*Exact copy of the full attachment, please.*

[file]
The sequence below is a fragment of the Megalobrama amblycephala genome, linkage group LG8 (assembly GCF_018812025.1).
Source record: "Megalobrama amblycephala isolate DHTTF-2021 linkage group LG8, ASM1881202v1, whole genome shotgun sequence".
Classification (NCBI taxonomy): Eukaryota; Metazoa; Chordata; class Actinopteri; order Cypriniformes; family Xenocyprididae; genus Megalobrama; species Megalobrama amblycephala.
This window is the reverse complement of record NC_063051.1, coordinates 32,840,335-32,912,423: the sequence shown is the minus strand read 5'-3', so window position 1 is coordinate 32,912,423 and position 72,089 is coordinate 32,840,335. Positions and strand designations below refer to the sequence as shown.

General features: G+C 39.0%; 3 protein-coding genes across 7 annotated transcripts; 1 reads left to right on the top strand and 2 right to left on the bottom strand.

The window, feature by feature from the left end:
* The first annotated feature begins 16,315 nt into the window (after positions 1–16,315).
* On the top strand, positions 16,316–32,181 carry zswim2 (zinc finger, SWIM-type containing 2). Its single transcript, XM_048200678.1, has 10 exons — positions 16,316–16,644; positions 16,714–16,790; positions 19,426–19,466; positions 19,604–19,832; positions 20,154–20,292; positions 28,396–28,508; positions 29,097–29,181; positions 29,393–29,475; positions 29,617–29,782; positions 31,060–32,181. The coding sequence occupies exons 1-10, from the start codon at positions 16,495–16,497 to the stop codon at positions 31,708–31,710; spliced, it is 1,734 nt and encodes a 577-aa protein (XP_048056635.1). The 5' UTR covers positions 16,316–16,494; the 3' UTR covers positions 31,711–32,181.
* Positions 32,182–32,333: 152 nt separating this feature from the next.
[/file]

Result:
The sequence below is a fragment of the Megalobrama amblycephala genome, linkage group LG8 (assembly GCF_018812025.1).
Source record: "Megalobrama amblycephala isolate DHTTF-2021 linkage group LG8, ASM1881202v1, whole genome shotgun sequence".
Classification (NCBI taxonomy): Eukaryota; Metazoa; Chordata; class Actinopteri; order Cypriniformes; family Xenocyprididae; genus Megalobrama; species Megalobrama amblycephala.
This window is the reverse complement of record NC_063051.1, coordinates 32,840,335-32,912,423: the sequence shown is the minus strand read 5'-3', so window position 1 is coordinate 32,912,423 and position 72,089 is coordinate 32,840,335. Positions and strand designations below refer to the sequence as shown.

General features: G+C 39.0%; 3 protein-coding genes across 7 annotated transcripts; 1 reads left to right on the top strand and 2 right to left on the bottom strand.

The window, feature by feature from the left end:
* The first annotated feature begins 16,315 nt into the window (after positions 1–16,315).
* On the top strand, positions 16,316–32,181 carry zswim2 (zinc finger, SWIM-type containing 2). Its single transcript, XM_048200678.1, has 10 exons — positions 16,316–16,644; positions 16,714–16,790; positions 19,426–19,466; positions 19,604–19,832; positions 20,154–20,292; positions 28,396–28,508; positions 29,097–29,181; positions 29,393–29,475; positions 29,617–29,782; positions 31,060–32,181. The coding sequence occupies exons 1-10, from the start codon at positions 16,495–16,497 to the stop codon at positions 31,708–31,710; spliced, it is 1,734 nt and encodes a 577-aa protein (XP_048056635.1). The 5' UTR covers positions 16,316–16,494; the 3' UTR covers positions 31,711–32,181.
* Positions 32,182–32,333: 152 nt separating this feature from the next.